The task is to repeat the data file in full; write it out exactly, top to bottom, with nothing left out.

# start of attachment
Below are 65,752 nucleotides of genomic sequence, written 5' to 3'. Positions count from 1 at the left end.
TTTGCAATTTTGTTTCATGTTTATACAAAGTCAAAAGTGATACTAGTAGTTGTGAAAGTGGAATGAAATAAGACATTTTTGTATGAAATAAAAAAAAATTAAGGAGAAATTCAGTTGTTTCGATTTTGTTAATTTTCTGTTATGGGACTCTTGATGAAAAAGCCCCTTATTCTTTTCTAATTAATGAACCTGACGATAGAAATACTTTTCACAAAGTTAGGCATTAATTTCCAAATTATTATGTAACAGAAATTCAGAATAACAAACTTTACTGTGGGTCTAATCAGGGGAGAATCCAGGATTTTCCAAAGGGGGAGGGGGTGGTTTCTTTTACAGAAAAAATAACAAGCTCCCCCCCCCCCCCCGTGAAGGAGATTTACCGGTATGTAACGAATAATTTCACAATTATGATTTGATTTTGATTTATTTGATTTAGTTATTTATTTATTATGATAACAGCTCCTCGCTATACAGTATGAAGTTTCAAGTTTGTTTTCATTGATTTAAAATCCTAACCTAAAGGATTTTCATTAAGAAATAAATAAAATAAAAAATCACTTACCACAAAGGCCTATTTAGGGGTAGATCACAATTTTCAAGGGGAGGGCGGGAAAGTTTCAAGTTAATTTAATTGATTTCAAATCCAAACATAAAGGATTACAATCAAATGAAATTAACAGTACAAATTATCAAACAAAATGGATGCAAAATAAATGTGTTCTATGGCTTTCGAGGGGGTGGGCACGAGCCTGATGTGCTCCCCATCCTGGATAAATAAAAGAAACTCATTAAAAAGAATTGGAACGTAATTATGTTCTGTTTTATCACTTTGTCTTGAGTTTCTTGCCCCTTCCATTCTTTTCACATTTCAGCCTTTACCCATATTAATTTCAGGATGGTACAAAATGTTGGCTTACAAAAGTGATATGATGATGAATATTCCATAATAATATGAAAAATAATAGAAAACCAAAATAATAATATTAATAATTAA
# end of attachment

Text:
Below are 65,752 nucleotides of genomic sequence, written 5' to 3'. Positions count from 1 at the left end.
TTTGCAATTTTGTTTCATGTTTATACAAAGTCAAAAGTGATACTAGTAGTTGTGAAAGTGGAATGAAATAAGACATTTTTGTATGAAATAAAAAAAAATTAAGGAGAAATTCAGTTGTTTCGATTTTGTTAATTTTCTGTTATGGGACTCTTGATGAAAAAGCCCCTTATTCTTTTCTAATTAATGAACCTGACGATAGAAATACTTTTCACAAAGTTAGGCATTAATTTCCAAATTATTATGTAACAGAAATTCAGAATAACAAACTTTACTGTGGGTCTAATCAGGGGAGAATCCAGGATTTTCCAAAGGGGGAGGGGGTGGTTTCTTTTACAGAAAAAATAACAAGCTCCCCCCCCCCCCCCGTGAAGGAGATTTACCGGTATGTAACGAATAATTTCACAATTATGATTTGATTTTGATTTATTTGATTTAGTTATTTATTTATTATGATAACAGCTCCTCGCTATACAGTATGAAGTTTCAAGTTTGTTTTCATTGATTTAAAATCCTAACCTAAAGGATTTTCATTAAGAAATAAATAAAATAAAAAATCACTTACCACAAAGGCCTATTTAGGGGTAGATCACAATTTTCAAGGGGAGGGCGGGAAAGTTTCAAGTTAATTTAATTGATTTCAAATCCAAACATAAAGGATTACAATCAAATGAAATTAACAGTACAAATTATCAAACAAAATGGATGCAAAATAAATGTGTTCTATGGCTTTCGAGGGGGTGGGCACGAGCCTGATGTGCTCCCCATCCTGGATAAATAAAAGAAACTCATTAAAAAGAATTGGAACGTAATTATGTTCTGTTTTATCACTTTGTCTTGAGTTTCTTGCCCCTTCCATTCTTTTCACATTTCAGCCTTTACCCATATTAATTTCAGGATGGTACAAAATGTTGGCTTACAAAAGTGATATGATGATGAATATTCCATAATAATATGAAAAATAATAGAAAACCAAAATAATAATATTAATAATTAA